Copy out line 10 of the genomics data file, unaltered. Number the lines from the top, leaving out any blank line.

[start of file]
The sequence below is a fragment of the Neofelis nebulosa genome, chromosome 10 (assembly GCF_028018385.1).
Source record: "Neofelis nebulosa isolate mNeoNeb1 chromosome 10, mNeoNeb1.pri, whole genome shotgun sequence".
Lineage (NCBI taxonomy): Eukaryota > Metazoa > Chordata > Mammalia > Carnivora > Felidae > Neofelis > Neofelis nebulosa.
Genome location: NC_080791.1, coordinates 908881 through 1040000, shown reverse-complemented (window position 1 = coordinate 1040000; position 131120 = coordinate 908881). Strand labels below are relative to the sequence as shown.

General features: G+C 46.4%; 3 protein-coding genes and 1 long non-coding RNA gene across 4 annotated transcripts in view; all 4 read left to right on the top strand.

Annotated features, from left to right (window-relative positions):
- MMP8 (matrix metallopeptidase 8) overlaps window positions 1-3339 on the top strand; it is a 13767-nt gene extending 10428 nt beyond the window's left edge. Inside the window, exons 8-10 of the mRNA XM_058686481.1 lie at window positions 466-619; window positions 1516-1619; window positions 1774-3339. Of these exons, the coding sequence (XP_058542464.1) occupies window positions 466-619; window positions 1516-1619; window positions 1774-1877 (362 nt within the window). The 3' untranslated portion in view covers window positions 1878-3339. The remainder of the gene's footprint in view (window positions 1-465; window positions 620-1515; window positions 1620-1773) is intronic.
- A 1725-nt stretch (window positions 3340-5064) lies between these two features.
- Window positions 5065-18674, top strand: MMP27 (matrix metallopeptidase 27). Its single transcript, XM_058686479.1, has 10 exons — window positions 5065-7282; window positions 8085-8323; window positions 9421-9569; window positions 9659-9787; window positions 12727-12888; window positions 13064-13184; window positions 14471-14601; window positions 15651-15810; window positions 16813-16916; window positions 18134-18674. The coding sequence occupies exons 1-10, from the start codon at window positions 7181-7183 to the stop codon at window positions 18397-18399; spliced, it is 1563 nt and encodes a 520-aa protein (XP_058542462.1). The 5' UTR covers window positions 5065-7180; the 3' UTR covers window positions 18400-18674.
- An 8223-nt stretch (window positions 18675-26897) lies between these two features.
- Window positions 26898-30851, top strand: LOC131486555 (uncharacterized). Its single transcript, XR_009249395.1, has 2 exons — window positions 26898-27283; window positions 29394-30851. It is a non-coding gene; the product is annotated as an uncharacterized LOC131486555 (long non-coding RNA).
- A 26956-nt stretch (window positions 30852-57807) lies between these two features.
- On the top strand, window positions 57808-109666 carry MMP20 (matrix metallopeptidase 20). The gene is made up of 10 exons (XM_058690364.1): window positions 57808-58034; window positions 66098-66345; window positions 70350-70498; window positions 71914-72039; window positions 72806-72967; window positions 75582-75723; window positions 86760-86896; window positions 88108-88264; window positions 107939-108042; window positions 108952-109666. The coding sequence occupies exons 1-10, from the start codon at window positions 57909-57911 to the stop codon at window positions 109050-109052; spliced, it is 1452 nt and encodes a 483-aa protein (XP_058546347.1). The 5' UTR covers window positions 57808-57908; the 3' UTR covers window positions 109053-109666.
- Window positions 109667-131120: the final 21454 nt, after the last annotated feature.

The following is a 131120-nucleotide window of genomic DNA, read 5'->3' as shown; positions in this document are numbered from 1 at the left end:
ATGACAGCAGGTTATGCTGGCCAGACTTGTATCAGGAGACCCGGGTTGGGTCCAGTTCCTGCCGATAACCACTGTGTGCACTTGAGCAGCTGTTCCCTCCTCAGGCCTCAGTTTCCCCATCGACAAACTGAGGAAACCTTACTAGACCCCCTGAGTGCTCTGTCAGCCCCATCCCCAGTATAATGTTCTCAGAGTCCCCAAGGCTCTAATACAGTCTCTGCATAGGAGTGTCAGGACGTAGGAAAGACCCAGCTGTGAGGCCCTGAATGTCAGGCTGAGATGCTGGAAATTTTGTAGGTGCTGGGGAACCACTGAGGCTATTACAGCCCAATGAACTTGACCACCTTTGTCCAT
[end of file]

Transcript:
- An 8223-nt stretch (window positions 18675-26897) lies between these two features.